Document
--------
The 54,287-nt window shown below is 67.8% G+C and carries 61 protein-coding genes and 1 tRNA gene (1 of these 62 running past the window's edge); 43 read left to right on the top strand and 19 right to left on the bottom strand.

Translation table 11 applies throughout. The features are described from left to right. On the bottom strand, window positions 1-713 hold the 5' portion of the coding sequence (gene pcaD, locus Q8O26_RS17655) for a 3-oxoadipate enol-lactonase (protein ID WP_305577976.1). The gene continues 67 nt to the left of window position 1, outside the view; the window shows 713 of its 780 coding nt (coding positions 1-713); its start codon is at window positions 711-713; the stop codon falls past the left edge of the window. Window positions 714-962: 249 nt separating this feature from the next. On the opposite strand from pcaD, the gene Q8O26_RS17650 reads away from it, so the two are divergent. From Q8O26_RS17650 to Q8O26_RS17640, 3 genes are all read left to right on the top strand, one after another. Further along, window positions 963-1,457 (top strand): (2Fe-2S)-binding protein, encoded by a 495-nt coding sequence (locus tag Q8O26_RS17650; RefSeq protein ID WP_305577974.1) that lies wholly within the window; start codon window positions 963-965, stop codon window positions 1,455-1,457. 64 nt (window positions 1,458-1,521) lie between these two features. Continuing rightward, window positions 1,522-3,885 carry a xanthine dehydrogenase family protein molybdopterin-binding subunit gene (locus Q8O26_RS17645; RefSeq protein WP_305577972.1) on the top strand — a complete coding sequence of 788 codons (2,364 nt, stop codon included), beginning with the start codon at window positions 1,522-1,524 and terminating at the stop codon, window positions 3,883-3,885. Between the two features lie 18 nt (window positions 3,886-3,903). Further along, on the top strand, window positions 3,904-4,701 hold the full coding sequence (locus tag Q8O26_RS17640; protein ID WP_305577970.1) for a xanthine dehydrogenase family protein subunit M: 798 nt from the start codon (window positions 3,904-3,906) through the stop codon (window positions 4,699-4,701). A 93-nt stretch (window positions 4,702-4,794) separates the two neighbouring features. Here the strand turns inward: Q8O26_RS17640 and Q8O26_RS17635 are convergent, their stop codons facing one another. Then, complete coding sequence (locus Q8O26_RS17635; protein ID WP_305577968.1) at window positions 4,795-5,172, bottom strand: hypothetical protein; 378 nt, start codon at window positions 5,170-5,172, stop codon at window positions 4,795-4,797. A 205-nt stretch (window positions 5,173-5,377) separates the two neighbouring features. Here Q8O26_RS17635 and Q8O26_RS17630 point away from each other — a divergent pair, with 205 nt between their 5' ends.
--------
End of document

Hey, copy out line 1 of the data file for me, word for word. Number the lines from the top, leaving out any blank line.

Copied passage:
The 54,287-nt window shown below is 67.8% G+C and carries 61 protein-coding genes and 1 tRNA gene (1 of these 62 running past the window's edge); 43 read left to right on the top strand and 19 right to left on the bottom strand.